Details: High-quality e-Learning includes:
- Clear explanations of ALL concepts and tools,
- Sufficient real-world examples of concepts and tools,
- Ample opportunity for student practice and individual problem solving,
- Easy access, loading and features to support multiple learning modalities (i.e., audio options, interactive gadgets, legible font, and intuitive navigation), and
- The ability to customize the look, feel and content of the course.
Do not settle for an e-Learning program that does not include all of these features. Learn more about the best practices of online training.
> Simulations of DMAIC & Lean Projects
Purpose: Provide risk-free real-world practice in the classroom to better prepare students for tool use and project completion
Details: Simulations are the critical bridge between learning and doing, knowing and showing. See MoreSteam's simulation section to learn more.
> Live and Recorded Webinars
Purpose: Share past project successes and best practices with current students
Details: What is critical to the longevity of an organization's Lean Six Sigma program is how knowledge is stored and made accessible to future waves of Belts. By recording sessions, including teleconferences, lectures, and even tollgate reviews, project data and past project work can be reviewed and perpetuated as best practices.
> Online or Paper-based Testing
Purpose: Students and trainers monitor the understanding of content in an objective and immediate way
Details: Adult learners enjoy the instant feedback that a quiz score gives. Testing gives students a progress report - not a final grade.
> One-on-one Coaching
Purpose: Students mentoring, either in person or virtually, including project tollgates
Details: There is no substitute for a healthy mentoring relationship. Schedule (and keep) regular meetings with students as they work through projects.
> The "Study Hall"
Purpose: Live or online catch-up days with online virtual check-ins and group discussion
Details: e-Learning often takes a backseat to the urgencies of day-to-day work. Schedule regular study halls to provide students with the opportunity to focus completely on working through content, solving problems with classmates, or discussing projects with MBBs.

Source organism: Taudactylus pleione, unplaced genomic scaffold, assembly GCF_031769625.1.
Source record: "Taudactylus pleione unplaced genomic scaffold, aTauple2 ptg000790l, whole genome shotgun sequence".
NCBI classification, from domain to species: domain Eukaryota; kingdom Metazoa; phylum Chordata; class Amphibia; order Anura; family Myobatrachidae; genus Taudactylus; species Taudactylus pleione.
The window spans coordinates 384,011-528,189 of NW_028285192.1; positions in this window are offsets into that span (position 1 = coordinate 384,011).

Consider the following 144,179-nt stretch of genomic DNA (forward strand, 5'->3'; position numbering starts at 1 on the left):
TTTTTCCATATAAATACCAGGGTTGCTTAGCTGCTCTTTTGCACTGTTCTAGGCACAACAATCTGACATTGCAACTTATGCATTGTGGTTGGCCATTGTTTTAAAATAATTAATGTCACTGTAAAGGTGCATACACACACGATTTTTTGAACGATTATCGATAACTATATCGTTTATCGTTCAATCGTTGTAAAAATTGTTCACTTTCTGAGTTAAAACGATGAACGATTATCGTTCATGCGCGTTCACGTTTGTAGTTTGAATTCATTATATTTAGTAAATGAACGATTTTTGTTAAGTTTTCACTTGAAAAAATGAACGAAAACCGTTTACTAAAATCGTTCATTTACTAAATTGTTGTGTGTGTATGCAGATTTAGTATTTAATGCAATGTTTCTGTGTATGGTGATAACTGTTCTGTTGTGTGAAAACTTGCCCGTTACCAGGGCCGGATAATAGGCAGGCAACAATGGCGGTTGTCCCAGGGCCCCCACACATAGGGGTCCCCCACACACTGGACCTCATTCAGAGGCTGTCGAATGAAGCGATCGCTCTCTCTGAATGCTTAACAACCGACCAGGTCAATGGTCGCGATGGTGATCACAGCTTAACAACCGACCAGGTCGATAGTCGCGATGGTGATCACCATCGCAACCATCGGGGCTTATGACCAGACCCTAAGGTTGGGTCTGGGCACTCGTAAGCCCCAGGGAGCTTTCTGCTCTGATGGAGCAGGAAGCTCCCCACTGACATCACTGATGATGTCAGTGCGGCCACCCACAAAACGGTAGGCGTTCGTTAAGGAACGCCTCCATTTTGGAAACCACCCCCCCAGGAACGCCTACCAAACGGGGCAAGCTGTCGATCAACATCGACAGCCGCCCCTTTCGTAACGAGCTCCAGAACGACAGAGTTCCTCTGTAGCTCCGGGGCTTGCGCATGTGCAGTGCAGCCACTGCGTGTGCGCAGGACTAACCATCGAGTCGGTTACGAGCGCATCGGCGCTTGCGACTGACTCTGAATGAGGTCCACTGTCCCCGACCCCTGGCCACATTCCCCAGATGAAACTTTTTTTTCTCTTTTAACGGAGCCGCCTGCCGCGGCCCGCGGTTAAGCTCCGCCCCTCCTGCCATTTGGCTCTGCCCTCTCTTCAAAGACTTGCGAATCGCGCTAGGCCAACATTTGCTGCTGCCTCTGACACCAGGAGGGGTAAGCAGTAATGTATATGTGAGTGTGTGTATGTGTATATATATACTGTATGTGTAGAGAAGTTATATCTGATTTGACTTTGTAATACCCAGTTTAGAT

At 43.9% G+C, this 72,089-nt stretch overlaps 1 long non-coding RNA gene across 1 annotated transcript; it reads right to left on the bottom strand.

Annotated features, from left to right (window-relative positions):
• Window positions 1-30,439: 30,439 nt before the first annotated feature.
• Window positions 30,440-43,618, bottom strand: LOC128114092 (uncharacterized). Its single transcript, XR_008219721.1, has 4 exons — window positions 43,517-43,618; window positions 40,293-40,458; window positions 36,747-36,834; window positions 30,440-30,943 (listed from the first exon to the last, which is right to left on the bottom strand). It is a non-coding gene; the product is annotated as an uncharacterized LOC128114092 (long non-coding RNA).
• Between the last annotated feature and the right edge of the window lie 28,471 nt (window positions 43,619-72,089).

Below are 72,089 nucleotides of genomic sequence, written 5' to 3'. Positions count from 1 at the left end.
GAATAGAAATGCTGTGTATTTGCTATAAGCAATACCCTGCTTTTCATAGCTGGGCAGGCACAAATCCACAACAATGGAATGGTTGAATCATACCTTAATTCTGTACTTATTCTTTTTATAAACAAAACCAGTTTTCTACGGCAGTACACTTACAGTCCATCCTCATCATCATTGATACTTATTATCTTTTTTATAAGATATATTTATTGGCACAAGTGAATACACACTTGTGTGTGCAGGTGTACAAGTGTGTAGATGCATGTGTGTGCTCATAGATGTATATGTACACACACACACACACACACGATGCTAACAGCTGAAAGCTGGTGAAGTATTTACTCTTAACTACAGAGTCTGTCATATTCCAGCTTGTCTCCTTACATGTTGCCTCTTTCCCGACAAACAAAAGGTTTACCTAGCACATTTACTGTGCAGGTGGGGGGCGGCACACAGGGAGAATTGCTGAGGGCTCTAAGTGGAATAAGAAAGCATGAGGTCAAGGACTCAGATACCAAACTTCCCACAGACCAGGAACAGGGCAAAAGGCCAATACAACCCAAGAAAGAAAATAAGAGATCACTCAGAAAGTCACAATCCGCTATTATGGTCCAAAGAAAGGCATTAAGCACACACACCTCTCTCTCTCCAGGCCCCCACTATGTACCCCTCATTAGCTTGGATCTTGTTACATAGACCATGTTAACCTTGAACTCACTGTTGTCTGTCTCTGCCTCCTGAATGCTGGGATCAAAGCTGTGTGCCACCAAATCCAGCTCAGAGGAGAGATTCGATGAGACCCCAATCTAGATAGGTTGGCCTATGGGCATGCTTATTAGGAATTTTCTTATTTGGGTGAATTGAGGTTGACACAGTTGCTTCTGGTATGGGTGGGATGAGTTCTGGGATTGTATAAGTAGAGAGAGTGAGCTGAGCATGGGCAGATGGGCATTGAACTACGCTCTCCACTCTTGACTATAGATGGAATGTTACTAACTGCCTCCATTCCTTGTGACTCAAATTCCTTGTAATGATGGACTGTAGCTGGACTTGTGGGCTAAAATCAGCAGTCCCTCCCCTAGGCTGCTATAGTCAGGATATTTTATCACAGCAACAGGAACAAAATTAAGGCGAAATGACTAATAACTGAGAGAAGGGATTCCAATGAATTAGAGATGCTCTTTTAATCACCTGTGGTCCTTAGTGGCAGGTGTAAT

This kind of just-in-time training relieves students of some of the pressure associated with self-paced programs and helps develop their time management skills and avoid work-time distractions.
> High-quality Support Literature
Purpose: Books and references for hands-on learning
Details: There are many good hard copy and online texts and handbooks on Lean and Six Sigma. Find a few that align with your organization's application and keep them around for student references. Many students feel more comfortable with a book for just-in-case situations.
Delivering the Blended Training
The actual delivery design of the blended model is driven by the geography of the participants and the technology available to the MBB/instructors.
In the case of Green Belt training, one prototypical model is shown below, representing a three- to four-month total timeline.
One of the key goals is to eliminate instances of travel for both cost and flexibility reasons.
In the common situation where class participants are geographically distributed, it makes economic sense to holder fewer, longer classroom events rather than frequent shorter events.
When the geography is more centralized, such when the participants are all from a single large location, the classroom workshop can be broken into two shorter sessions, positioned after the Define work is completed, and again after Control. This flexibility in the scheduling and delivery of discrete portions of the training is just one of the reasons why a Blended Learning model is popular, effective, and lean.
A successful Blended Lean Six Sigma Training program is designed to produce high performing and confident Lean Six Sigma practitioners.
Deployment leaders must recognize that proper learning involves more than rote memorization, strong test-taking skills and an understanding of DMAIC. Learning also involves practice, making mistakes, critical thinking, and focus during periods of ambiguity.